Wednesday 22 November 2017

Sunderland FC chief proposed €2bn bank fund

Irish-American billionaire met officials over plan

Nick Webb

Nick Webb

Ellis Short, the Irish-American billionaire who controls Premiership football club Sunderland, proposed a plan to raise a €2bn fund for Irish banks.

Documents obtained by the Sunday Independent reveal that David Dillon, of top corporate legal firm Dillon Eustace, approached the Department of the Taoiseach (then led by Brian Cowen) on behalf of Short back in February 2009.

According to an internal memo, "he mentioned that he has a substantial client with a track record in turning around financial institutions, and is a major player in the field of private equity".

It adds: "Twice during our conversation David mentioned the issue of the raising of €2bn."

It also noted that the client had "specific experience with the turnaround of the Korean Exchange Bank".

A meeting in the department with principal officer George Shaw and Mr Dillon was arranged for the afternoon of March 2 in Government Buildings. A further meeting involving Mr Short and the Department of Finance was arranged for later that month and information was circulated to John Corrigan at the NTMA and Kevin Cardiff at the Department of Finance, according to the memos released under the Freedom of Information Act.

However, despite the meetings and presentations, the proposed €2bn investment fund was not taken up by the Government.

The State subsequently took control of AIB, EBS and Irish Nationwide having failed to attract private investors. Bank of Ireland is now the only domestic bank not fully owned by the State after billionaire Wilbur Ross and a consortium of Canadian investors ploughed €1.1bn into the institution following its recent rights issue.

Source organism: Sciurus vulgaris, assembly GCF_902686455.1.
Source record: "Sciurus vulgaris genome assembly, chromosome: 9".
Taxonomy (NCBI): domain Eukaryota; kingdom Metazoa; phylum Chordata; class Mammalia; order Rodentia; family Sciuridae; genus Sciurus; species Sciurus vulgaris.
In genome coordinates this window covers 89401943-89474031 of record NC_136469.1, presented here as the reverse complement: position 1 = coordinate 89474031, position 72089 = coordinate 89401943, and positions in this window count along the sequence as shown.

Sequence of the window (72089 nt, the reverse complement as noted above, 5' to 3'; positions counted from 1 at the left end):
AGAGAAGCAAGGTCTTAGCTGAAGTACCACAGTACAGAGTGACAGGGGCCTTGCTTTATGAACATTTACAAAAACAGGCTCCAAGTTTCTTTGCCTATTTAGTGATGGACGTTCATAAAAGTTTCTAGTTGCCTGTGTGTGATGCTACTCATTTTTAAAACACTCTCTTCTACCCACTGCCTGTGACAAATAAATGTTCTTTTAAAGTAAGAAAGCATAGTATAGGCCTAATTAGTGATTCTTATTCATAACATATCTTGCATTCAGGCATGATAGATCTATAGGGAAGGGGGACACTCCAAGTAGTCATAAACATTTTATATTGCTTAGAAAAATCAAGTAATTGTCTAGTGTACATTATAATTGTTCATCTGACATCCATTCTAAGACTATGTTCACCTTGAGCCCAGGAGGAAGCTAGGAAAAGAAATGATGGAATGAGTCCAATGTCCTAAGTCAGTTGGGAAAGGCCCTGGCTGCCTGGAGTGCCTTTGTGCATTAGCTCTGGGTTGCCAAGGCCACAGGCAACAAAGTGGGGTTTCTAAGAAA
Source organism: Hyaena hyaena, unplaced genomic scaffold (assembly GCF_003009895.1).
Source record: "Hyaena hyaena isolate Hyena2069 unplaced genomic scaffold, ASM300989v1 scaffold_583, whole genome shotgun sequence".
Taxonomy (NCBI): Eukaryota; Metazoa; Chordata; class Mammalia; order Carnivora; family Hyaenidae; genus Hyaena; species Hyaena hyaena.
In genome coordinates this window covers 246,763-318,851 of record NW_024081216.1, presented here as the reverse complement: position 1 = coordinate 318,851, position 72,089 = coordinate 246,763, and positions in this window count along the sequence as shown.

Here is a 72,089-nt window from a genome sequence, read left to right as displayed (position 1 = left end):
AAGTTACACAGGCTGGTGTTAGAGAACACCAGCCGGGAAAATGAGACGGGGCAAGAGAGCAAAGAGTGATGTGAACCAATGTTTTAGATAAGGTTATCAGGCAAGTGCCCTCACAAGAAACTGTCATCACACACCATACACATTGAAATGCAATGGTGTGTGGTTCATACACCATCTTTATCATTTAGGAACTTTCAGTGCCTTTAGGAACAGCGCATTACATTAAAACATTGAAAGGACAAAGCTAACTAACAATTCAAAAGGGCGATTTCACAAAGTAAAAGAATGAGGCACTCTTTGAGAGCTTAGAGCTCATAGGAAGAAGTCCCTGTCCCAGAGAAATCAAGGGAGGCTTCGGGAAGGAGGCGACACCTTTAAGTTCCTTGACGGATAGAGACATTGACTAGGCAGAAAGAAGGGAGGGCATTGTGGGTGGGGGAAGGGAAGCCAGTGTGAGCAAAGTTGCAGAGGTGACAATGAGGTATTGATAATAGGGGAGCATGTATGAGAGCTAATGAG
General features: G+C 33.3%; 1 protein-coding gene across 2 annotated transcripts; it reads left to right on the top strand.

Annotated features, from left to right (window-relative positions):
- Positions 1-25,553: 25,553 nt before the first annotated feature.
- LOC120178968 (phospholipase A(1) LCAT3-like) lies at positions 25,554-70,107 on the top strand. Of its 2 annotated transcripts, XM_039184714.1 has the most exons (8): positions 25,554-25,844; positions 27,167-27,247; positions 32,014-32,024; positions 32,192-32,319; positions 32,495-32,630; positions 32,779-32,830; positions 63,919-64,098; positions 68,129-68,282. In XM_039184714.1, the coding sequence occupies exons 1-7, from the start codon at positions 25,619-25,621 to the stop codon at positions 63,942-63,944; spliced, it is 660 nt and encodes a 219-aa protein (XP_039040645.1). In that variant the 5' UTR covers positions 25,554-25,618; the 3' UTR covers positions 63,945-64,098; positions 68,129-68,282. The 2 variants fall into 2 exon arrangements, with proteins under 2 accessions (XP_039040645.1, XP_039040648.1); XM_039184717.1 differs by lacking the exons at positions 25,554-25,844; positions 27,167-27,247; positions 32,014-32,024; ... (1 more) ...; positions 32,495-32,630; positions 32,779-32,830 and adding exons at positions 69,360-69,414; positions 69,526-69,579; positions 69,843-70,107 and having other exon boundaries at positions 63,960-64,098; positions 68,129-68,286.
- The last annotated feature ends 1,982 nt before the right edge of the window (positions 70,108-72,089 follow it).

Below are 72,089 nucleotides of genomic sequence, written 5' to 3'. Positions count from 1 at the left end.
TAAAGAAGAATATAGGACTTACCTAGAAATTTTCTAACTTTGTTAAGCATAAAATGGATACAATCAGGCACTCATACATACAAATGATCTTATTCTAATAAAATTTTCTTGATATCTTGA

Mr Short was one of the founders of the €20bn Dallas-based Lone Star Funds with billionaire John P Grayken. Mr Short became an Irish citizen two years ago, while Mr Grayken is thought to have taken out Irish citizenship in the 1990s.

Lone Star bought close to €26bn worth of assets ranging from "financial institutions, real estate, debt instruments and selected corporate opportunities between 1996 to 2007", according to the documents. The assets of these funds "have now been largely sold, with capital plus significant profits returned to Lone Star investors".

The documents also reveal Mr Short's extensive experience in dealing with bombed-out banks. He moved to Japan in 1997 during the country's banking crisis, becoming the "the first and largest" purchaser of portfolios of bad loans from the Japanese banks. Lone Star also bought troubled Tokyo Sowa Bank, which had €15bn in assets.

Lone Star "performed a valuation of the assets in the bank and paid a firm price to the Japanese government without any further asset guarantees or financial commitment from the government". The bank was sold in 2006 for a substantial profit.

Mr Short also played a major role in Lone Star's investments in South Korea after the Asian financial crisis, becoming the largest buyer of distressed loans from the banks. It also bought into the Korean Exchange Bank in 2003, which is now being sold, representing a major pay day for investors.

Lone Star has also been linked with a move for some of Anglo Irish Bank's $10bn US loan book.

Short took control of Sunderland Football Club in 2008 with Irish manager Roy Keane leaving soon after.

Sunday Indo Business

Promoted Links

Business Newsletter

Read the leading stories from the world of Business.

Promoted Links

Also in Business